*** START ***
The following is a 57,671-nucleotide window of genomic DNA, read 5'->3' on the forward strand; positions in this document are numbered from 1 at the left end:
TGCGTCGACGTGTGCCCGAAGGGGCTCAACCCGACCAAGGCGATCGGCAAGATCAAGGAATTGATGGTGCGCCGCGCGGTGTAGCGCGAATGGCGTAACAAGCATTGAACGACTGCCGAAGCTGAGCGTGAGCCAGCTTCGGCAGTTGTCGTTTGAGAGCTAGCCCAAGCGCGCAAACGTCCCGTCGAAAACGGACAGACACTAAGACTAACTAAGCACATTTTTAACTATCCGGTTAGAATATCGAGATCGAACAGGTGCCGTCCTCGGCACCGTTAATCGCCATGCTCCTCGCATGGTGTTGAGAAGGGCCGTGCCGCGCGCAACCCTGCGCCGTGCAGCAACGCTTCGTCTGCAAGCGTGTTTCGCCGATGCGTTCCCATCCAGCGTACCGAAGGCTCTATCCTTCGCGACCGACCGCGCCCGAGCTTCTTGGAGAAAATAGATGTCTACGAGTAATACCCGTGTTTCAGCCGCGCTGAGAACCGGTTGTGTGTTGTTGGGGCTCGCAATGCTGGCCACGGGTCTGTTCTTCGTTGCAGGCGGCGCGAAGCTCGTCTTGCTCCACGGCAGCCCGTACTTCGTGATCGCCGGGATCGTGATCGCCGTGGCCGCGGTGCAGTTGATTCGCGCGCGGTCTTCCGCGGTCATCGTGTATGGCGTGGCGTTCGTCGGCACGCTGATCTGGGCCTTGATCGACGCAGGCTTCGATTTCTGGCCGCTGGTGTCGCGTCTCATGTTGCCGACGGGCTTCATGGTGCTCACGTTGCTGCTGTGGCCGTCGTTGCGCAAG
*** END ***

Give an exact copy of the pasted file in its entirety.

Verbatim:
The following is a 57,671-nucleotide window of genomic DNA, read 5'->3' on the forward strand; positions in this document are numbered from 1 at the left end:
TGCGTCGACGTGTGCCCGAAGGGGCTCAACCCGACCAAGGCGATCGGCAAGATCAAGGAATTGATGGTGCGCCGCGCGGTGTAGCGCGAATGGCGTAACAAGCATTGAACGACTGCCGAAGCTGAGCGTGAGCCAGCTTCGGCAGTTGTCGTTTGAGAGCTAGCCCAAGCGCGCAAACGTCCCGTCGAAAACGGACAGACACTAAGACTAACTAAGCACATTTTTAACTATCCGGTTAGAATATCGAGATCGAACAGGTGCCGTCCTCGGCACCGTTAATCGCCATGCTCCTCGCATGGTGTTGAGAAGGGCCGTGCCGCGCGCAACCCTGCGCCGTGCAGCAACGCTTCGTCTGCAAGCGTGTTTCGCCGATGCGTTCCCATCCAGCGTACCGAAGGCTCTATCCTTCGCGACCGACCGCGCCCGAGCTTCTTGGAGAAAATAGATGTCTACGAGTAATACCCGTGTTTCAGCCGCGCTGAGAACCGGTTGTGTGTTGTTGGGGCTCGCAATGCTGGCCACGGGTCTGTTCTTCGTTGCAGGCGGCGCGAAGCTCGTCTTGCTCCACGGCAGCCCGTACTTCGTGATCGCCGGGATCGTGATCGCCGTGGCCGCGGTGCAGTTGATTCGCGCGCGGTCTTCCGCGGTCATCGTGTATGGCGTGGCGTTCGTCGGCACGCTGATCTGGGCCTTGATCGACGCAGGCTTCGATTTCTGGCCGCTGGTGTCGCGTCTCATGTTGCCGACGGGCTTCATGGTGCTCACGTTGCTGCTGTGGCCGTCGTTGCGCAAG